Do you remember the first book you read all by yourself?

For me it was “Colour My World” a book about a cat pointing out the different things around him and identifying the colour. Even though it was a simple book with pretty much zero plot, I remember feeling full of pride that I had finally read something on my own.

I didn’t know it at the time, but being literate would open up the world to me. From the little things, like being able to immerse myself in the fictional worlds of books, to the big stuff, like being able to manage my finances and live an independent life. Without literacy, these things would be much more difficult.

September 8th is World Literacy Day and that means a celebration of all the amazing things that literacy can bring people and their communities.  

When you live in a country where literacy is taken for granted, it’s easy to forget how important it is, but around the world there are still 757 million adults and 115 million youth who lack basic reading and writing skills. Something that you don’t think twice about, like being able to read the dosage on a bottle of medicine could pose serious risk to someone who struggles with reading.

Here are some mind blowing statistics about how literacy changes lives:

Literacy is a right: it’s so important that the 1948 Universal Declaration of Human Rights includes the right to an education.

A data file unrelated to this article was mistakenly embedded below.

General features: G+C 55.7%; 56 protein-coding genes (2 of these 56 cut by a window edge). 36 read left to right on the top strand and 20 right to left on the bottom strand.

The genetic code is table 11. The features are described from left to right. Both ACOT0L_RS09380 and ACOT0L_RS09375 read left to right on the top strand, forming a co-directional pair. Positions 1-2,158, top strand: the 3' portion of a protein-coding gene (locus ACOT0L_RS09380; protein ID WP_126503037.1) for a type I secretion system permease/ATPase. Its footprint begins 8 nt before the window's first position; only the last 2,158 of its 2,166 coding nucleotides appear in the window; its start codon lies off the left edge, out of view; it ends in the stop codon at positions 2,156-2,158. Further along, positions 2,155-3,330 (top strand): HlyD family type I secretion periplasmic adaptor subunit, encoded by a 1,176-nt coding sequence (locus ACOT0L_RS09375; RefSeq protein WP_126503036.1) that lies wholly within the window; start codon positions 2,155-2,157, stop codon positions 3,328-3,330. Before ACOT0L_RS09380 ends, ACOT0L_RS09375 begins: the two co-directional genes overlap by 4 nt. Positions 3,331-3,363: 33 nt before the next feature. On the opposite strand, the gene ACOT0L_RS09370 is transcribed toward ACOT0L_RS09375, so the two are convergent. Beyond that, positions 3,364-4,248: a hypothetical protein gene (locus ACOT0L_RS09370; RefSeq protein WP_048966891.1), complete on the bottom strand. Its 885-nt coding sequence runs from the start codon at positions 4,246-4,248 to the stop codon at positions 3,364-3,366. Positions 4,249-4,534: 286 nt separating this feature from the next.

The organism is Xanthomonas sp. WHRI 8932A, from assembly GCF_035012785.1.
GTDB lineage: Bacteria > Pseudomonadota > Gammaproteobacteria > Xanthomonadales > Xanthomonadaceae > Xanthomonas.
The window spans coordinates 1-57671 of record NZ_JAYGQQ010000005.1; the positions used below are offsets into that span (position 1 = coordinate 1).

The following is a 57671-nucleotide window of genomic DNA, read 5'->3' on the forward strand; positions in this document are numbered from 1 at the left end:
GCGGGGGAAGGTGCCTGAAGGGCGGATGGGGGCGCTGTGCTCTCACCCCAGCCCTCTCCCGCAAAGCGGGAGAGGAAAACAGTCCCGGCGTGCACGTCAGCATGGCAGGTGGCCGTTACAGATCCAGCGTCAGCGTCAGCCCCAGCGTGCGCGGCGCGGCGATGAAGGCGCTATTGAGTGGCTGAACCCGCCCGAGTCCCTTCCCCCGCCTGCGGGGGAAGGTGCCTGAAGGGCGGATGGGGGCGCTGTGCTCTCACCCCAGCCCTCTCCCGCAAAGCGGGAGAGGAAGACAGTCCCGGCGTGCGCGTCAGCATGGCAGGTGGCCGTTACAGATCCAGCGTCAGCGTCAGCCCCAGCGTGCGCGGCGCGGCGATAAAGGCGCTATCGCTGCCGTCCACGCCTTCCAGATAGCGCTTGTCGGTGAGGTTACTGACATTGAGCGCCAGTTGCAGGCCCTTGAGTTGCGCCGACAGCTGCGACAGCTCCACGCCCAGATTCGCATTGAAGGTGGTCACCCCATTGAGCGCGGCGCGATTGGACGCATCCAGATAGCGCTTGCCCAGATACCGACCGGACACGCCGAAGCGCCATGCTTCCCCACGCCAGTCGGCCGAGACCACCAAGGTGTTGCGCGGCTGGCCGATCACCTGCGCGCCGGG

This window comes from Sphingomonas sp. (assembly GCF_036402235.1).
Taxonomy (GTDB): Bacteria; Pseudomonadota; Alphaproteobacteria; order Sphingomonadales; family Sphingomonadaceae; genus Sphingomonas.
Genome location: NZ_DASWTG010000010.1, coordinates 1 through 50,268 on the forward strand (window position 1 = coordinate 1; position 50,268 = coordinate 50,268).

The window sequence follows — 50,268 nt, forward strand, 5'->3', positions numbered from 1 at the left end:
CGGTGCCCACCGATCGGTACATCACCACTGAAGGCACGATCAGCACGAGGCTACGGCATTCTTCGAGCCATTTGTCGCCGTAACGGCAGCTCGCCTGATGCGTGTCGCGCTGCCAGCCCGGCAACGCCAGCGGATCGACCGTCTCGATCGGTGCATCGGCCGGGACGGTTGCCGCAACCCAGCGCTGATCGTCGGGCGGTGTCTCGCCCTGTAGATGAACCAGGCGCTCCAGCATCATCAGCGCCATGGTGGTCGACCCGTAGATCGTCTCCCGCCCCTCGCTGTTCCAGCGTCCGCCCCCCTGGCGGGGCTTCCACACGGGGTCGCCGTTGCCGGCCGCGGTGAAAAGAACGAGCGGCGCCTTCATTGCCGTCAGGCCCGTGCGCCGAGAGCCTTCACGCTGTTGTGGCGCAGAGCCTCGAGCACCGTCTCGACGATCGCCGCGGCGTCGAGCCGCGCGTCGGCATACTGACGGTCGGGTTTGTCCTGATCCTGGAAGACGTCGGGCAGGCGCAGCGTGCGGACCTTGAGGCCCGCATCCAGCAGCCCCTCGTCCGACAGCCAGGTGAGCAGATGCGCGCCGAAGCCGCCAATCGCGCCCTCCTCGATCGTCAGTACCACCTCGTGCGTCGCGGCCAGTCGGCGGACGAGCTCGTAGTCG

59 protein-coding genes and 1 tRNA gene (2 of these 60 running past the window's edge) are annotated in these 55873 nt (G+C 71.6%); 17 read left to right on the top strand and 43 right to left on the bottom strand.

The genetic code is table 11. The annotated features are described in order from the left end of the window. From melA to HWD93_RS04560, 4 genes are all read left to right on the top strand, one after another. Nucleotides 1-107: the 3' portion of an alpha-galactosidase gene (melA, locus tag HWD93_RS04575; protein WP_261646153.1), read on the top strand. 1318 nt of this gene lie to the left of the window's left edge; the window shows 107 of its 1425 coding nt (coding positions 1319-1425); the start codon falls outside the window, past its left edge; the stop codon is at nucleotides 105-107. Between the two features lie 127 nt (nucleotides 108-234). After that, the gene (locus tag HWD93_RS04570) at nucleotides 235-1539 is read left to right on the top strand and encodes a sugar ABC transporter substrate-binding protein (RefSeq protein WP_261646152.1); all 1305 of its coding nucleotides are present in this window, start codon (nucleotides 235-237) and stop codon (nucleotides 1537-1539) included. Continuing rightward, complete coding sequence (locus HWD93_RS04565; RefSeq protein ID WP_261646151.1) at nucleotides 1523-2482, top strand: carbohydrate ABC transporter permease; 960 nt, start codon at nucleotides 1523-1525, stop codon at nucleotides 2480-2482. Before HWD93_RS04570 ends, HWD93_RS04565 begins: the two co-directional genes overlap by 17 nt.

Literacy destroys poverty: 171 million people would be lifted out of poverty if all students in low income countries left school with basic reading and writing skills.

One extra year of schooling can increase an individual's earnings by 10%, for women it can increase earnings by as much as 20%.

The ability to read is about more than increasing income, it improves health too: A mother who is literate is 23% more likely to have a skilled attendant with her while giving birth.

Each extra year of schooling that a woman attends decreases the probability of infant mortality by 5% - 10%.

Literacy can even feed people: Investing in girls education in Sub-Saharan Africa could increase crop yield in the region by 25%.

Beyond the impact that literacy has on individuals, high literacy rates lower the risk of war, increase political participation and positively impact economies. 

Not bad for a process that often starts with phrases like “The cat says ‘meow.’”

So today, take a moment to appreciate all the ways that literacy enriches your life and opens up opportunities.

I’ll help you with the first one: you would not have been able to read this awesome article.

Jokes aside, there are millions of people whose lives are limited simply because they are unable to read. We’re making amazing progress increasing literacy rates globally, but wars, diseases and natural disasters can prevent children from attending school.

TAKE ACTION NOW to ask Commissioner Mimica to prioritize aid for the most vulnerable countries and help ensure that one day everyone will have access to the amazing power of literacy.


Defeat Poverty

Celebrating World Literacy Day

By Odette Hutchings